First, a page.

MoJo's December HELLRAISER!

Outfront presents a "Hellraiser"--a unique or surprising activist in the tradition of Mary Harris "Mother" Jones--in every issue. Send your nominations to hellraiser@motherjones.com. (If your Hellraiser is selected, you'll get a free T-shirt.)

NAME:
Brian Hockett
OCCUPATION:
Range conservationist with the Bureau of Land Management, enforcing grazing regulations and fees on public lands
TAKES FLAK FROM:
Ranchers, BLM managers
CLAIM TO SHAME:
Reprimanded by the BLM for 19 allegations of misconduct, including "driving in an unsafe manner when angry" and "refer[ring] to himself as amanagement's worst nightmare'"
CLAIM TO FAME:
"Brian, keep up the good work" (note from Secretary of the Interior Bruce Babbitt)

On the frontier battleground between free-range cowboys and federal-land managers, 38-year-old Brian Hockett, a wildlife conservationist with the BLM in Dillon, Mont., came to a simple decision: "You've gotta be a bad cop or be quiet. Most [government employees] are just quiet."

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Ever since Bruce Babbitt took office, Western ranchers, loggers, and miners have locked horns with federal-land managers bent on charging higher grazing fees, exacting mining royalties, and implementing stringent environmental reform on government-owned lands. Not surprisingly, at the BLM, which oversees 270 million acres of public land in the West, things have gotten ugly, especially for Hockett.

The Clinton administration's first BLM director, Jim Baca, an outspoken reformer, was forced to resign. Now, without Baca's support (and in the shadow of Western senators and governors who, environmentalists claim, kowtow to the cowboys), BLM's reform-minded employees are being made to feel like outlaws--often by their own bosses.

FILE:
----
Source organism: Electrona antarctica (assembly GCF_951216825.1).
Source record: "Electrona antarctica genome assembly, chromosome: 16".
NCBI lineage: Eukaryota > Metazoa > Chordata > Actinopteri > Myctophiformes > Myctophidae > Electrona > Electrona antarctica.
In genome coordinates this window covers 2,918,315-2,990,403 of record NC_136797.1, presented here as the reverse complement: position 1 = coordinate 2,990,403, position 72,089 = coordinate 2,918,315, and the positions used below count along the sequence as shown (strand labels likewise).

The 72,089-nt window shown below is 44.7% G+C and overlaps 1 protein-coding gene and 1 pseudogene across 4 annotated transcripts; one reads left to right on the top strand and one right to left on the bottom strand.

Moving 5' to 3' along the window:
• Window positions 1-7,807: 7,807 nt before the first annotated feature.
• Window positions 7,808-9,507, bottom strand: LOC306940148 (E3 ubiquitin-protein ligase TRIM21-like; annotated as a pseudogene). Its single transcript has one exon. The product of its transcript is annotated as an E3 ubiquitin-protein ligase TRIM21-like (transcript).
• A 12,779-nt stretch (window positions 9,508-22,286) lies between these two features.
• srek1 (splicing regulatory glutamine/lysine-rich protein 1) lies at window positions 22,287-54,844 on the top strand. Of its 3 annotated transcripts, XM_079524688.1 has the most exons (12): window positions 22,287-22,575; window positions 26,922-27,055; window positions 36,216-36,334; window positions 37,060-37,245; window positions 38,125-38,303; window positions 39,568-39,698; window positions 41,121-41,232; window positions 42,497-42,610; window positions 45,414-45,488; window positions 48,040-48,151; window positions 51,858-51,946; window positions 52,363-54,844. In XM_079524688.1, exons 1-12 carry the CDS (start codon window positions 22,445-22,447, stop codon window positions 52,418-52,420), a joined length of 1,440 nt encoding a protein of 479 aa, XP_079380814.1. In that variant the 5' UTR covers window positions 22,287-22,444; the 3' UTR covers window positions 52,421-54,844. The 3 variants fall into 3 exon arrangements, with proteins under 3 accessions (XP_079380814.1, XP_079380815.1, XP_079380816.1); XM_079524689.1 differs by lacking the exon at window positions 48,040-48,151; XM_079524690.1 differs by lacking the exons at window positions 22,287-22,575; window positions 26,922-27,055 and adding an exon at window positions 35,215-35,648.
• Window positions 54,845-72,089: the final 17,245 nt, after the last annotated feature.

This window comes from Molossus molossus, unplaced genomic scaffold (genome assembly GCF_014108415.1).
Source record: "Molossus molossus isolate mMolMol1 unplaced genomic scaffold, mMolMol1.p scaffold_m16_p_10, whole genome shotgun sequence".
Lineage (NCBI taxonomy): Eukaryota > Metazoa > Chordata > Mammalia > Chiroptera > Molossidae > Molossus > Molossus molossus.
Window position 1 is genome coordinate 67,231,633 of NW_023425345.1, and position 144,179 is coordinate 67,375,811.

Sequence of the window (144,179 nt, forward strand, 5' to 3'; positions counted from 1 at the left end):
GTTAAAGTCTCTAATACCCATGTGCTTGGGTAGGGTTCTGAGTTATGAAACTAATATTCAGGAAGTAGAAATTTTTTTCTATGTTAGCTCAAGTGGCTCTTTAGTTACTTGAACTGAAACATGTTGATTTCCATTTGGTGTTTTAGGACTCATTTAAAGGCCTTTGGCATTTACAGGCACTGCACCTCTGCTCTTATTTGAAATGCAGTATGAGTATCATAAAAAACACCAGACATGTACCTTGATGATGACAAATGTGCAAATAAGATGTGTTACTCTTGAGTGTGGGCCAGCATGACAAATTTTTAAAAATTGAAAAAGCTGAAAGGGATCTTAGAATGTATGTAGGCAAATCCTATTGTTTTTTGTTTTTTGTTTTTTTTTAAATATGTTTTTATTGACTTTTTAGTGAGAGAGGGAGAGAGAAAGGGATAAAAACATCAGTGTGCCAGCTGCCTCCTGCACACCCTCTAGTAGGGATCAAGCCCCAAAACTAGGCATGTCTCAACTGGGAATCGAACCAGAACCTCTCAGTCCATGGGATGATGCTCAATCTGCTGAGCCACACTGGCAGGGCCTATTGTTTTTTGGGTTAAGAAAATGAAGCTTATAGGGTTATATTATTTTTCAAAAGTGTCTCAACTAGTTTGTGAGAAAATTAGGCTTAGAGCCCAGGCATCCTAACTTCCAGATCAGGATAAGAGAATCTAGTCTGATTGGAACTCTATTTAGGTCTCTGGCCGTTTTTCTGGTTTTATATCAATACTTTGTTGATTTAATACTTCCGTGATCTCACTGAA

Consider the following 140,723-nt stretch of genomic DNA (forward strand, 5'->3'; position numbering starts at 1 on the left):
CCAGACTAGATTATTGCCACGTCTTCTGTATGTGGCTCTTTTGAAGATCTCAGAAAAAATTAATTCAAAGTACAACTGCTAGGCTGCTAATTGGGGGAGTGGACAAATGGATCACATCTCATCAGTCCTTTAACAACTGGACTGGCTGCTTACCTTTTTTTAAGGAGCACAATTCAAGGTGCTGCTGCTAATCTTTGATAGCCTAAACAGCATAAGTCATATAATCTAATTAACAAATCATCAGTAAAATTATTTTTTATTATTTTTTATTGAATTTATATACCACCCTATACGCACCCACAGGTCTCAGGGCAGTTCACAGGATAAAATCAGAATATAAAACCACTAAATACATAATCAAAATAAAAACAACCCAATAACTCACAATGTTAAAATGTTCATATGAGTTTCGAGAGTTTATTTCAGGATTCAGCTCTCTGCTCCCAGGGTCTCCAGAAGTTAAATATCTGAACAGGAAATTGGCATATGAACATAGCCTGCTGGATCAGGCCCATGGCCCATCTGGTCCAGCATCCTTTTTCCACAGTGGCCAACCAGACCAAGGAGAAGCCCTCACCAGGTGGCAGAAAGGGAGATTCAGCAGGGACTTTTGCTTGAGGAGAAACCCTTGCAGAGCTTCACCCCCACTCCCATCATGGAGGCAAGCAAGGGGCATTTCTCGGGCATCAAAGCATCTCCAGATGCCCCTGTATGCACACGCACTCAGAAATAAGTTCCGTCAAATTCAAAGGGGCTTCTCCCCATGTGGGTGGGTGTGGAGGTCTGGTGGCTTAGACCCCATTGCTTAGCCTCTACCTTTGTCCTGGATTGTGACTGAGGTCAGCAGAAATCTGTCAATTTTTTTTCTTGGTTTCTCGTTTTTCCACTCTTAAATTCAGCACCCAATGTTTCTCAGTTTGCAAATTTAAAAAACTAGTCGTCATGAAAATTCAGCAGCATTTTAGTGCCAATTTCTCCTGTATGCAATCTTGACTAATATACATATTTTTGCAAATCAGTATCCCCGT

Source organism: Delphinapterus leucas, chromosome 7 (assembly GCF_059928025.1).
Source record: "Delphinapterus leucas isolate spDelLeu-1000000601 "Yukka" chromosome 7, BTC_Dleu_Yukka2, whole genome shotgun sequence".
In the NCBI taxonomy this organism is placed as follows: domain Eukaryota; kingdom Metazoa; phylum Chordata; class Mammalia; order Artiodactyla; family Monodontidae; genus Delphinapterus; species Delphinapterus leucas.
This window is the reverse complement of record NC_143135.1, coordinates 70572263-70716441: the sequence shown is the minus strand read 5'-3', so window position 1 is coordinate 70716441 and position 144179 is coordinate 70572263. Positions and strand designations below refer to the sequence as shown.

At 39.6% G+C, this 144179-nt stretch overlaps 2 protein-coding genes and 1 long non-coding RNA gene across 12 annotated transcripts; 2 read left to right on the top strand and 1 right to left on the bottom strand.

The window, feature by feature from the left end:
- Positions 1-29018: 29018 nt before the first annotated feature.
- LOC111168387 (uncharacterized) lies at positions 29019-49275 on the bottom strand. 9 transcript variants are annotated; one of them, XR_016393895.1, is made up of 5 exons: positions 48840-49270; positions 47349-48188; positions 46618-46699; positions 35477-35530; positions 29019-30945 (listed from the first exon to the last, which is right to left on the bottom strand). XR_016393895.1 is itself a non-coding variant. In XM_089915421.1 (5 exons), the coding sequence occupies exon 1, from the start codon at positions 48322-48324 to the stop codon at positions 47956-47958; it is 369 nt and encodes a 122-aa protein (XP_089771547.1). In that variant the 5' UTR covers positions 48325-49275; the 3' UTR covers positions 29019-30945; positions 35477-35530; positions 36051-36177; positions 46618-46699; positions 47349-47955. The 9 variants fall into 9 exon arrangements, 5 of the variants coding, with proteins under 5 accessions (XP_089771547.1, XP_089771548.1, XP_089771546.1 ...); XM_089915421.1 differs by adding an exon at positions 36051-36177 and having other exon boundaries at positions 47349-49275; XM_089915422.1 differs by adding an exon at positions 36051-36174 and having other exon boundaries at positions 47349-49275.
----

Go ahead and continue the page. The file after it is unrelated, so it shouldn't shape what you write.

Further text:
Reducing livestock is key to saving other species in rangeland ecosystems, but when Hockett recommends cattle reductions on Montana's public lands, ranchers complain long and loud. "Words like ariparian ecosystem management' don't mean a whole lot to ranchers," he says. "They don't understand the damage livestock can inflict on the environment.

"We try to educate them, show them the data, but that's not my job," Hockett continues. "My job is to make recommendations and enforce laws. And the laws aren't a popular thing right now." After one tense meeting with local ranchers late last summer--at the same time that Babbitt personally lauded Hockett for his research--BLM managers reassigned Hockett to nearby Butte to conduct weed surveys.

While the Labor Department considers his formal complaint against the BLM, Hockett considers the dimming prospect of true reform. "The sad thing is that [the BLM is] more likely to believe a wing-tipped rancher than one of their own," he says. "It's all politics, I guess, but I'm not giving up."

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